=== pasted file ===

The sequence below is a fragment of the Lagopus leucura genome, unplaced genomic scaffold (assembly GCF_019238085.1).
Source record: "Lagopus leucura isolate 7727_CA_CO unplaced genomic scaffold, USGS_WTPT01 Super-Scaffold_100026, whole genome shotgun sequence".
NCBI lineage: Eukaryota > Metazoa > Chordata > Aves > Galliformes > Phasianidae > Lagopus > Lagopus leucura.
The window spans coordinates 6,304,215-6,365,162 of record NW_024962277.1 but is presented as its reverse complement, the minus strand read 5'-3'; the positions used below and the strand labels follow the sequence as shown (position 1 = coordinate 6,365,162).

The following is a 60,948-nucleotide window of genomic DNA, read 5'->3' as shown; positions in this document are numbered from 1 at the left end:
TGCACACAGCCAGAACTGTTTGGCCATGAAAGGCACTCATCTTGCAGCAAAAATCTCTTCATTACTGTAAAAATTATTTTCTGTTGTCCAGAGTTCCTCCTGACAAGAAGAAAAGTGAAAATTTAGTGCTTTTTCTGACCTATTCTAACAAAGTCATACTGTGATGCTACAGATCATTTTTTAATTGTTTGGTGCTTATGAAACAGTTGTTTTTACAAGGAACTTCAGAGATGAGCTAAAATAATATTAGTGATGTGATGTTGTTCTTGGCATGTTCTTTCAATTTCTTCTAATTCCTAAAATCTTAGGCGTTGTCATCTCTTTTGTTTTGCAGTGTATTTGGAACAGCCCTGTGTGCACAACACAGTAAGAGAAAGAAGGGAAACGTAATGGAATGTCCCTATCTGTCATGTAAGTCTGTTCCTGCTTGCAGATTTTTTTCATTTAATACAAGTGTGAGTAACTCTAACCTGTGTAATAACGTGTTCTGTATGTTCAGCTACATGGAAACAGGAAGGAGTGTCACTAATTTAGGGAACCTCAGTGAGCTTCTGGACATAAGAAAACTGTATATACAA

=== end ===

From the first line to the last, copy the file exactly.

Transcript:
The sequence below is a fragment of the Lagopus leucura genome, unplaced genomic scaffold (assembly GCF_019238085.1).
Source record: "Lagopus leucura isolate 7727_CA_CO unplaced genomic scaffold, USGS_WTPT01 Super-Scaffold_100026, whole genome shotgun sequence".
NCBI lineage: Eukaryota > Metazoa > Chordata > Aves > Galliformes > Phasianidae > Lagopus > Lagopus leucura.
The window spans coordinates 6,304,215-6,365,162 of record NW_024962277.1 but is presented as its reverse complement, the minus strand read 5'-3'; the positions used below and the strand labels follow the sequence as shown (position 1 = coordinate 6,365,162).

The following is a 60,948-nucleotide window of genomic DNA, read 5'->3' as shown; positions in this document are numbered from 1 at the left end:
TGCACACAGCCAGAACTGTTTGGCCATGAAAGGCACTCATCTTGCAGCAAAAATCTCTTCATTACTGTAAAAATTATTTTCTGTTGTCCAGAGTTCCTCCTGACAAGAAGAAAAGTGAAAATTTAGTGCTTTTTCTGACCTATTCTAACAAAGTCATACTGTGATGCTACAGATCATTTTTTAATTGTTTGGTGCTTATGAAACAGTTGTTTTTACAAGGAACTTCAGAGATGAGCTAAAATAATATTAGTGATGTGATGTTGTTCTTGGCATGTTCTTTCAATTTCTTCTAATTCCTAAAATCTTAGGCGTTGTCATCTCTTTTGTTTTGCAGTGTATTTGGAACAGCCCTGTGTGCACAACACAGTAAGAGAAAGAAGGGAAACGTAATGGAATGTCCCTATCTGTCATGTAAGTCTGTTCCTGCTTGCAGATTTTTTTCATTTAATACAAGTGTGAGTAACTCTAACCTGTGTAATAACGTGTTCTGTATGTTCAGCTACATGGAAACAGGAAGGAGTGTCACTAATTTAGGGAACCTCAGTGAGCTTCTGGACATAAGAAAACTGTATATACAA